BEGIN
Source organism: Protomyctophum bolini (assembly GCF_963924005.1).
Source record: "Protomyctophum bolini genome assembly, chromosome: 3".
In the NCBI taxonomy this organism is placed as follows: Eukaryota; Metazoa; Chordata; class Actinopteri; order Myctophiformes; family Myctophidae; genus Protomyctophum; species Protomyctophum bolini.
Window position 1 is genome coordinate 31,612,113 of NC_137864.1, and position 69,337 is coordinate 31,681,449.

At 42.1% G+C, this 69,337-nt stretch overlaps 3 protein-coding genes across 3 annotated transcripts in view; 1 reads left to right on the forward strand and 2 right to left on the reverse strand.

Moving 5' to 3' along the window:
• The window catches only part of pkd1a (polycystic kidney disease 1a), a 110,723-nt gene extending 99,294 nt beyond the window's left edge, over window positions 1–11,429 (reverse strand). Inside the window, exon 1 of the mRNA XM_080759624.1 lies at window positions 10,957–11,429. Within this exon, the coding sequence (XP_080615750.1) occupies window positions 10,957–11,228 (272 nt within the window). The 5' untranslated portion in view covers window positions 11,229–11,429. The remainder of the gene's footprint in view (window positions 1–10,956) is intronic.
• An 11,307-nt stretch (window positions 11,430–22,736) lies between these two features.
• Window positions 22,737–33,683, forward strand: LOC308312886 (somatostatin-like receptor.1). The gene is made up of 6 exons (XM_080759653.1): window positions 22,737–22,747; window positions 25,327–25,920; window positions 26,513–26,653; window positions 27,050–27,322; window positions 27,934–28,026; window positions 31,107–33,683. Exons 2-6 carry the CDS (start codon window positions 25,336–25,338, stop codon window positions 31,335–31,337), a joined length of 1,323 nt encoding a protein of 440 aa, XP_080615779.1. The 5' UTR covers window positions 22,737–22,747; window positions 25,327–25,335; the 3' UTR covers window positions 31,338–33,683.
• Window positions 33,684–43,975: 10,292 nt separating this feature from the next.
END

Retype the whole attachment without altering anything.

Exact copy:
Source organism: Protomyctophum bolini (assembly GCF_963924005.1).
Source record: "Protomyctophum bolini genome assembly, chromosome: 3".
In the NCBI taxonomy this organism is placed as follows: Eukaryota; Metazoa; Chordata; class Actinopteri; order Myctophiformes; family Myctophidae; genus Protomyctophum; species Protomyctophum bolini.
Window position 1 is genome coordinate 31,612,113 of NC_137864.1, and position 69,337 is coordinate 31,681,449.

At 42.1% G+C, this 69,337-nt stretch overlaps 3 protein-coding genes across 3 annotated transcripts in view; 1 reads left to right on the forward strand and 2 right to left on the reverse strand.

Moving 5' to 3' along the window:
• The window catches only part of pkd1a (polycystic kidney disease 1a), a 110,723-nt gene extending 99,294 nt beyond the window's left edge, over window positions 1–11,429 (reverse strand). Inside the window, exon 1 of the mRNA XM_080759624.1 lies at window positions 10,957–11,429. Within this exon, the coding sequence (XP_080615750.1) occupies window positions 10,957–11,228 (272 nt within the window). The 5' untranslated portion in view covers window positions 11,229–11,429. The remainder of the gene's footprint in view (window positions 1–10,956) is intronic.
• An 11,307-nt stretch (window positions 11,430–22,736) lies between these two features.
• Window positions 22,737–33,683, forward strand: LOC308312886 (somatostatin-like receptor.1). The gene is made up of 6 exons (XM_080759653.1): window positions 22,737–22,747; window positions 25,327–25,920; window positions 26,513–26,653; window positions 27,050–27,322; window positions 27,934–28,026; window positions 31,107–33,683. Exons 2-6 carry the CDS (start codon window positions 25,336–25,338, stop codon window positions 31,335–31,337), a joined length of 1,323 nt encoding a protein of 440 aa, XP_080615779.1. The 5' UTR covers window positions 22,737–22,747; window positions 25,327–25,335; the 3' UTR covers window positions 31,338–33,683.
• Window positions 33,684–43,975: 10,292 nt separating this feature from the next.